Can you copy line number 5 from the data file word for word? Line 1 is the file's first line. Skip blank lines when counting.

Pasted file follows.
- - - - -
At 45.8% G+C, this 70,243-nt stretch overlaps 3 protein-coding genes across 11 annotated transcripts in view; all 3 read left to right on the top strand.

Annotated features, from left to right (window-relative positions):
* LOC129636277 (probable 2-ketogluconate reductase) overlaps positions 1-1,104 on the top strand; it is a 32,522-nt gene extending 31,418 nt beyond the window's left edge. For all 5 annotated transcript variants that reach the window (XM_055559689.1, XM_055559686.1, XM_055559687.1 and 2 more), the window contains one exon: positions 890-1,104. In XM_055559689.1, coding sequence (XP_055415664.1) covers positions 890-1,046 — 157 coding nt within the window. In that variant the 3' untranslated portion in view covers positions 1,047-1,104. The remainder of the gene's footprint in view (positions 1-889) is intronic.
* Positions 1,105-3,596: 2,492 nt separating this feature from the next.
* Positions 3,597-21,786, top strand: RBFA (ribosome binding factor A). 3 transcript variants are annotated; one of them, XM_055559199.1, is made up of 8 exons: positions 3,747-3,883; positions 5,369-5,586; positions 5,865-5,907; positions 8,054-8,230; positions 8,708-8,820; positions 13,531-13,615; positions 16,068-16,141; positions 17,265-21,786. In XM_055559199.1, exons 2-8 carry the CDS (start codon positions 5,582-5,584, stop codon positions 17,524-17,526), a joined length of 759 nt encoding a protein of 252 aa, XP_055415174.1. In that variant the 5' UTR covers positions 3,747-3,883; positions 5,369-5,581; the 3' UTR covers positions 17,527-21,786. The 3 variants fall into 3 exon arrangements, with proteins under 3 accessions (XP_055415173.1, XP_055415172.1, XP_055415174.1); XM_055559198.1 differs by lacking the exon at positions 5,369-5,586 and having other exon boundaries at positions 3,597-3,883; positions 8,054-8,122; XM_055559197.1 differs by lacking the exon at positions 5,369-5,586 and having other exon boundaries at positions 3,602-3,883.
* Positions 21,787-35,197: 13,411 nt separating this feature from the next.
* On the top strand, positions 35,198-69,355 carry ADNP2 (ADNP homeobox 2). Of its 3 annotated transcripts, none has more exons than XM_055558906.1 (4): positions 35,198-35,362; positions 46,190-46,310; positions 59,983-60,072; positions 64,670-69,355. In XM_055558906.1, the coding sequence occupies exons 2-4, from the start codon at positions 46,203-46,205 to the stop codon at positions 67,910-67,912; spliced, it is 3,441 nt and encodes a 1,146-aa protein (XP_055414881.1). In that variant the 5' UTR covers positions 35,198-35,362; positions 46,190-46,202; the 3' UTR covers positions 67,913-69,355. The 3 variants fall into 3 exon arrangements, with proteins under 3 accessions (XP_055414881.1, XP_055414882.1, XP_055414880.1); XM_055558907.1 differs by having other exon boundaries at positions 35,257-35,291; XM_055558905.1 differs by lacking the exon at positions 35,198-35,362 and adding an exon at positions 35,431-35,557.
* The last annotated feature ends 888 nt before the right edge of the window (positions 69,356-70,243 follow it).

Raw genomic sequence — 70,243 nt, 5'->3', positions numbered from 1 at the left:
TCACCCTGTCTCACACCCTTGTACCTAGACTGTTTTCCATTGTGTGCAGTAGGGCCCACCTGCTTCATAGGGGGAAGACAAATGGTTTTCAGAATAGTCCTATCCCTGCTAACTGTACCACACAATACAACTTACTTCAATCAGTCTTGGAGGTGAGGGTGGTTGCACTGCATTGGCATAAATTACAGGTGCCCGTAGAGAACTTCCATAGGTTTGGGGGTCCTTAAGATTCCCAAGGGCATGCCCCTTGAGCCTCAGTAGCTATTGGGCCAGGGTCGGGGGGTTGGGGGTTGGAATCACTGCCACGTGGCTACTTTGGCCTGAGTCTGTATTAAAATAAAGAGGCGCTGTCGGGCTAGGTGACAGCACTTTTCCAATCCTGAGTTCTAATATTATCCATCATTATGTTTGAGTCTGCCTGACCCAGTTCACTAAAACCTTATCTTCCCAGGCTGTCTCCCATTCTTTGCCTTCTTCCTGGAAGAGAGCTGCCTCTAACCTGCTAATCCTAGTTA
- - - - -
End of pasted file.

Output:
* Positions 3,597-21,786, top strand: RBFA (ribosome binding factor A). 3 transcript variants are annotated; one of them, XM_055559199.1, is made up of 8 exons: positions 3,747-3,883; positions 5,369-5,586; positions 5,865-5,907; positions 8,054-8,230; positions 8,708-8,820; positions 13,531-13,615; positions 16,068-16,141; positions 17,265-21,786. In XM_055559199.1, exons 2-8 carry the CDS (start codon positions 5,582-5,584, stop codon positions 17,524-17,526), a joined length of 759 nt encoding a protein of 252 aa, XP_055415174.1. In that variant the 5' UTR covers positions 3,747-3,883; positions 5,369-5,581; the 3' UTR covers positions 17,527-21,786. The 3 variants fall into 3 exon arrangements, with proteins under 3 accessions (XP_055415173.1, XP_055415172.1, XP_055415174.1); XM_055559198.1 differs by lacking the exon at positions 5,369-5,586 and having other exon boundaries at positions 3,597-3,883; positions 8,054-8,122; XM_055559197.1 differs by lacking the exon at positions 5,369-5,586 and having other exon boundaries at positions 3,602-3,883.